A wall taken from the inside of a home has long black streaks, the result of the “black rain” that fell when the mushroom cloud rose high into the sky. The radioactive rain was able to streak the inside of the house because its roof had been blown off by the initial blast.  

It was that radiation that made this weapon different from any used before. Many pregnant women exposed to the bomb later miscarried, or gave birth to severely handicapped children. For the first time in history, a generation was harmed by a weapon used before it was even born. 

For years after the bomb was dropped, the people of Hiroshima developed illnesses from radiation exposure. One of them was Sadako Sasaki, an infant on Aug. 6, 1945 who grew up normally but eventually developed radiation-related leukemia. 

The Children’s Monument in Peace Park is dedicated to all young people caught in the Hiroshima bomb. It was erected in 1958 when school children throughout Japan were inspired to raise funds to create a memorial to Sadako, who died in 1955, aged 12. 

Beside the memorial is a glass enclosure with thousands of paper cranes contributed by young people from around the world. It was inspired by the old Japanese belief that a crane can live a thousand years, and that if you fold a thousand paper cranes they will protect you from illness. Sadako spent her last days in the hospital folding paper cranes, but she died just before reaching her goal of a thousand. 

For years, the museum was criticized for not placing the atomic bombing in the context of the war, seeming to portray Hiroshima only as a victim of United States attack. 

In response, the east wing of the museum was opened in 1994. In a country still accused of failing to fully face up to its wartime aggression, the museum now frankly describes the chain of events that led up to Hiroshima, from the Japanese invasion of China to the attack on Pearl Harbor. The museum now makes clear that the atomic bomb was a weapon of war, a war Japan was responsible for starting. 

It also notes that Hiroshima was the headquarters of a major Japanese army, located a short distance from the center of the blast. The scattered remains of those headquarters can still be seen near Hiroshima Castle, which was completely rebuilt after the war.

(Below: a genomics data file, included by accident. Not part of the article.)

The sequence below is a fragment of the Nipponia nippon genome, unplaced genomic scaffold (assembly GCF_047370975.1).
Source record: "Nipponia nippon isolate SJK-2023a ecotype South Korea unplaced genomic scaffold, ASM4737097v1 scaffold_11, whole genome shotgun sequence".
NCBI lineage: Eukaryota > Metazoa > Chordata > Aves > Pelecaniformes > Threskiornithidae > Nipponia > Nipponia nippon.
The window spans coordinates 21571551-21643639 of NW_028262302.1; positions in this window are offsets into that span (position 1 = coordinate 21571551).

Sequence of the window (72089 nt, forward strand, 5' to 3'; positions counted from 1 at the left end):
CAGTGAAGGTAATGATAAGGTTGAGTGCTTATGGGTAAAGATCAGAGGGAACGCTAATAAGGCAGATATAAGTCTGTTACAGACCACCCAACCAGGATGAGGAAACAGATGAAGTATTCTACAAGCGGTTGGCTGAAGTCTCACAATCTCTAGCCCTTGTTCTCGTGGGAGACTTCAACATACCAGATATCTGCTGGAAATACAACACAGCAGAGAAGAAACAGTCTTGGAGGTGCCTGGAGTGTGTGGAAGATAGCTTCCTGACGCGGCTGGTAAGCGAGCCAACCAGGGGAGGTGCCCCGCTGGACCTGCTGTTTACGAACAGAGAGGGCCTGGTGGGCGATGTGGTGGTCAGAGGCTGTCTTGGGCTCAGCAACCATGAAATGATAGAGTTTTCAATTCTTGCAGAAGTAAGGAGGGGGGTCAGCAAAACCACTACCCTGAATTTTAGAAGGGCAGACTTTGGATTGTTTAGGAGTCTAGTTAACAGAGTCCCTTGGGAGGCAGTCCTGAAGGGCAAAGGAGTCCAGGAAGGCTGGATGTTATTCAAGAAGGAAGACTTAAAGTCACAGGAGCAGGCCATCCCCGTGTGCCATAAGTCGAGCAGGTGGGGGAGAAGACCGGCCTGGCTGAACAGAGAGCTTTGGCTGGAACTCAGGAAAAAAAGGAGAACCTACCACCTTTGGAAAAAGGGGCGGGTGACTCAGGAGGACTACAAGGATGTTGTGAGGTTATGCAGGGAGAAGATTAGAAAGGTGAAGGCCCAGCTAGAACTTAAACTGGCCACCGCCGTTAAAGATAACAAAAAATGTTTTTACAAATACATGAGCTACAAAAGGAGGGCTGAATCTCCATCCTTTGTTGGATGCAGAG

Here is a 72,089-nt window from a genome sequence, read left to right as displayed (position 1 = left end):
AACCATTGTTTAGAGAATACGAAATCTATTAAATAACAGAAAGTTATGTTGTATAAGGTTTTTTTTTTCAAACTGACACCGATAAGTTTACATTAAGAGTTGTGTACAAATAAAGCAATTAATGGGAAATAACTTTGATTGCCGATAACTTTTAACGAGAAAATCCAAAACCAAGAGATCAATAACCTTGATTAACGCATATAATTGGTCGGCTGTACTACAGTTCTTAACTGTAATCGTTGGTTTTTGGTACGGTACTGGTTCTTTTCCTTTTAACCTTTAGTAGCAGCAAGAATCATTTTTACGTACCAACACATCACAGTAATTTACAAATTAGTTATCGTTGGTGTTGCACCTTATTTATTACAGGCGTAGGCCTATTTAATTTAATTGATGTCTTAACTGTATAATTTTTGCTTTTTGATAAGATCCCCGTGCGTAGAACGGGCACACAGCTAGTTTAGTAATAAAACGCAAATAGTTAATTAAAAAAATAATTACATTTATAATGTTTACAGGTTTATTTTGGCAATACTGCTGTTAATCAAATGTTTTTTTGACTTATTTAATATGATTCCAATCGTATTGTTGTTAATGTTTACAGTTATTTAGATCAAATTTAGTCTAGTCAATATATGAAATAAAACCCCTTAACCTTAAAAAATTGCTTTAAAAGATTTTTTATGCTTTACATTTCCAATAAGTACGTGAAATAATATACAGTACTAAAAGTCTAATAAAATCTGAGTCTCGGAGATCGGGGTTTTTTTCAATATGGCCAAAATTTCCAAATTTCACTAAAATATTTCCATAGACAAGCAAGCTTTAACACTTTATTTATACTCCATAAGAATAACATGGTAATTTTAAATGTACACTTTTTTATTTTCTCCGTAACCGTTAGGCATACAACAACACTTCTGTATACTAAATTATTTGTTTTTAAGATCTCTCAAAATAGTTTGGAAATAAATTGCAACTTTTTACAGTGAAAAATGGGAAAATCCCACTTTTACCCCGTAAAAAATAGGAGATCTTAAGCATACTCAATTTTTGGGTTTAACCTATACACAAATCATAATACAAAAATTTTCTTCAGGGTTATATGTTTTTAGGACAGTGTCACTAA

On the northern edge of Peace Park stands the Atomic Dome. The former Industry Promotion Hall was close to the hypocenter, but its outside walls of brick and stone managed to survive. The metal columns that once supported the roof arch over an empty, broken shell. 

For years, a debate raged about the Atomic Dome. Some in the city wanted it demolished so that Hiroshima could move away from its past, but ultimately it was decided to preserve the ruins. Today, it’s become a symbol known throughout the world, an icon for the anti-nuclear movement. 

Standing next to these ghostly remains on a warm summer’s day, a visitor can almost imagine what it was like the day the bomb dropped, when a busy, modern city was reduced to ashes in a blink of an eye. 

Three days after Hiroshima was destroyed, the second—and last—atomic bomb was dropped on Nagasaki, ending the war. The sufferings of those two cities have helped prevent the use of nuclear weapons by any country in the last six decades. 

And yet, nuclear disarmament seems more distant than ever. If North Korea and Iran manage to enter the nuclear club, they will join Pakistan and India, those old enemies, who have both tested atomic bombs in recent years. Israel is believed to have a large arsenal of nuclear weapons. And despite the end of the Cold War, the United States and Russia still have thousands of nuclear-tipped missiles in silos and submarines, each one hundreds of times more powerful than the Hiroshima bomb. 

There are even voices in Japan advocating that their country also develop atomic weapons, if North Korea manages to become a nuclear threat. 

For those reasons, Hiroshima today may be the most important city in the world. Its mere existence reminds us of the madness that men can do.  



Berkeley’s Peace Lantern Ceremony  

Gather to float lanterns in remembrance of the victims of Hiroshima and Nagasaki, and all victims of war. Decorate lantern shades, hear Japanese flute and drum performances, on Sat., Aug. 6, from 6:30 p.m. to 9 p.m. at Aquatic Park, at the west end of Addison Street, two blocks west of Sixth St. and a block south of University Ave. 595-4626. Lanterns2005@progressiveportal.org.